Id. at 714 (emphasis supplied). Moreover, this court has suggested that Karp should be rejected in favor of Jackson. See United States v. Melody, 863 F.2d 499, 506-07 (7th Cir. 1988). The court in Melody stated its belief that "Rule 35(b) does control the period in which all motions to reduce a sentence must be filed, including requests for probation." Id. at 507. We now hold that Rule 35(b) controls the time period in which sentence reductions, including the substitution of probation for incarceration, must be made and conclude that the district court erred in relying on Karp as authority for ignoring the time limit for the reduction of a sentence contained in Rule 35(b). Thus, the district court was without power to revoke the work-release portion of Mr. Spilotro's sentence after the expiration of the rule's 120-day time limit. Because the district court was without power to reduce Mr. Spilotro's sentence, we grant the government's petition for a writ of mandamus and direct the district court to restore Mr. Spilotro's original sentence.8
The government's appeal is dismissed for want of jurisdiction. However, the government's petition for a writ of mandamus is granted and the district court is directed to restore Mr. Spilotro's original sentence.
IT IS SO ORDERED.
Appeal by United States
In a criminal case an appeal by the United States shall lie to a court of appeals from a decision, judgment, or order of a district court dismissing an indictment or information or granting a new trial after verdict or judgment, as to any one or more counts, except that no appeal shall lie where the double jeopardy clause of the United States Constitution prohibits further prosecution.
An appeal by the United States shall lie to a court of appeals from a decision or order of a district court [ ] suppressing or excluding evidence or requiring the return of seized property in a criminal proceeding, not made after the defendant has been put in jeopardy and before the verdict or finding on an indictment or information, if the United States attorney certifies to the district court that the appeal is not taken for purpose of delay and that the evidence is a substantial proof of a fact material in the proceeding.
An appeal by the United States shall lie to a court of appeals from a decision or order, entered by a district court of the United States, granting the release of a person charged with or convicted of an offense, or denying a motion for revocation of, or modification of the conditions of, a decision or order granting release.
The appeal in all such cases shall be taken within thirty days after the decision, judgment or order has been rendered and shall be diligently prosecuted.
The provisions of this section shall be liberally construed to effectuate its purposes.
18 U.S.C. § 3731.
Section 1291 provides in part that " [t]he courts of appeals ... shall have jurisdiction of appeals from all final decisions of the district courts of the United States." 28 U.S.C. § 1291
Section 1651(a) provides that " [t]he Supreme Court and all courts established by Act of Congress may issue all writs necessary or appropriate in aid of their respective jurisdictions and agreeable to the usages and principles of law."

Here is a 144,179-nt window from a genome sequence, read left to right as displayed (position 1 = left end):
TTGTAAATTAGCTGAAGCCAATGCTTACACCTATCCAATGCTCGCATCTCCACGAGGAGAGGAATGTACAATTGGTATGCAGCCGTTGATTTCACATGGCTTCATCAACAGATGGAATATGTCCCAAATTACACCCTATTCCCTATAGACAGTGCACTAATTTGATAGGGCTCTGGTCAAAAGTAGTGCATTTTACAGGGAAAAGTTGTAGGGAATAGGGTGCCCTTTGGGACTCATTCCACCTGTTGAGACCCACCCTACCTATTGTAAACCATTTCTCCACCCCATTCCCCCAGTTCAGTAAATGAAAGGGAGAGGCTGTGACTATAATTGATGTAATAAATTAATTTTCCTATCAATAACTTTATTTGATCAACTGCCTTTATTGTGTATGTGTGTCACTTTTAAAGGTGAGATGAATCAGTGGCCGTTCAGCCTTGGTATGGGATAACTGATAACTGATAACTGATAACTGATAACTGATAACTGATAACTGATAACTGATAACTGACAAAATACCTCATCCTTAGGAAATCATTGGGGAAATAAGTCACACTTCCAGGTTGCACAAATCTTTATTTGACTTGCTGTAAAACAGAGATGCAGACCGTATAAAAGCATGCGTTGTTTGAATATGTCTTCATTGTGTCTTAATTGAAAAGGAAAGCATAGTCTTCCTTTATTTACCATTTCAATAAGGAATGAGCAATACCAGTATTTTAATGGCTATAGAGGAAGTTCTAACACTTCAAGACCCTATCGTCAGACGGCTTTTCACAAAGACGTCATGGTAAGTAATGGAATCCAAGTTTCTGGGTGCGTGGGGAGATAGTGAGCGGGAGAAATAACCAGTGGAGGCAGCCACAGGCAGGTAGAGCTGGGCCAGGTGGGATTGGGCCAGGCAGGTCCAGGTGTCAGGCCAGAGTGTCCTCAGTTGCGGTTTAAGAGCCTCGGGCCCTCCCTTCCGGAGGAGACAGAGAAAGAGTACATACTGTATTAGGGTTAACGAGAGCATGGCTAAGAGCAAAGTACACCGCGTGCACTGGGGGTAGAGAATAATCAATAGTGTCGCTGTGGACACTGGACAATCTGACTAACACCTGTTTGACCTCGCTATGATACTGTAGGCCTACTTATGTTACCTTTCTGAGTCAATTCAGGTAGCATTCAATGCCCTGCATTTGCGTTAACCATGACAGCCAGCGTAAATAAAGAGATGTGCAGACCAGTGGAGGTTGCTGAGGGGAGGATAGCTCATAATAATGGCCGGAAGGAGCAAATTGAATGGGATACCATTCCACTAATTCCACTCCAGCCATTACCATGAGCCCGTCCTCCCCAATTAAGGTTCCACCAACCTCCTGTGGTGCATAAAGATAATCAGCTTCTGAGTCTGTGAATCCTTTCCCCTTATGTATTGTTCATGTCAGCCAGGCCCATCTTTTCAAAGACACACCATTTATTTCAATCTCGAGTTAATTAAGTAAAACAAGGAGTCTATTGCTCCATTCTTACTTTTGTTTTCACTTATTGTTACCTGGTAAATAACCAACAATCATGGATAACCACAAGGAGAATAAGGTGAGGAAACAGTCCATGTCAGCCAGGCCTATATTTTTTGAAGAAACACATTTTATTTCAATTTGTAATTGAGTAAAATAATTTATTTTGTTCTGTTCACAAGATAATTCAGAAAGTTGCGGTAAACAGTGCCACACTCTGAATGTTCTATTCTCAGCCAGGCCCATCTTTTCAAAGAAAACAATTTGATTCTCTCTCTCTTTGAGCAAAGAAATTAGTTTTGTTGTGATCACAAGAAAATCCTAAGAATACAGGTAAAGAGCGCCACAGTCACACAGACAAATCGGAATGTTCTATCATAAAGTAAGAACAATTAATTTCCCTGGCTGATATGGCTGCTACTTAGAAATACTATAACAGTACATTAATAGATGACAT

The version of Rule 35(b) applicable to offenses committed before November 1, 1987 provides that:
A motion to reduce a sentence may be made, or the court may reduce a sentence without motion, within 120 days after the sentence is imposed or probation is revoked, or within 120 days after receipt by the court of a mandate issued upon affirmance of the judgment or dismissal of the appeal, or within 120 days after entry of any order or judgment of the Supreme Court denying review of, or having the effect of upholding, a judgment of conviction or probation revocation. The court shall determine the motion within a reasonable time. Changing a sentence from a sentence of incarceration to a grant of probation shall constitute a permissible reduction of sentence under this subdivision.
Fed. R. Crim. P. 35(b).
Section 3651 provides in part that " [t]he court may revoke or modify any condition of probation, or may change the period of probation." 18 U.S.C. § 3651 was repealed by Pub. L. No. 98-473, Title II, Sec. 212(a) (2), 98 Stat. 1987 (Oct. 12, 1984), but remains applicable to offenses committed before November 1, 1987
Judge Poole concluded that the district court in Karp had no power to grant the defendant probation because the 120-day time limit had expired:
Read as written, Rule 35(b) now classifies a grant of probation (after an original sentence of confinement) as a "permissible reduction." Rule 35 is concerned with time limits. The clear meaning and juxtaposition of words in the Rule are sensible and compelling: A grant of probation is a reduction of sentence under 35(b) and must be made within 120 days. There is no other reason for enacting that language as it is stated, and for placing it where it is placed.
764 F.2d at 618 (Poole, J., dissenting); see generally id. at 615-19.
Rule 45(b) of the Federal Rules of Criminal Procedure states in part that "the court may not extend the time for taking any action under Rules 29, 33, 34 and 35, except to the extent and under the conditions stated in them."
See also United States v. Dean, 752 F.2d 535, 545 (11th Cir. 1985) (where " 'a district court exceeds the scope of its judicial authority' " by ignoring congressionally imposed limitations on its sentencing discretion, " 'the aggrieved party should be granted the writ almost as a matter of right' ") (quoting United States v. Denson, 603 F.2d 1143, 1147 (5th Cir. 1979) (en banc)), cert. denied, 479 U.S. 824, 107 S. Ct. 97, 93 L. Ed. 2d 48 (1986); United States v. Ferri, 686 F.2d 147, 152 (3d Cir. 1982) (district court's unauthorized reduction of defendant's sentence raises "an issue of judicial power [that] falls squarely within the narrow range of cases for which mandamus is appropriate"), cert. denied, 459 U.S. 1211, 103 S. Ct. 1205, 75 L. Ed. 2d 446 (1983)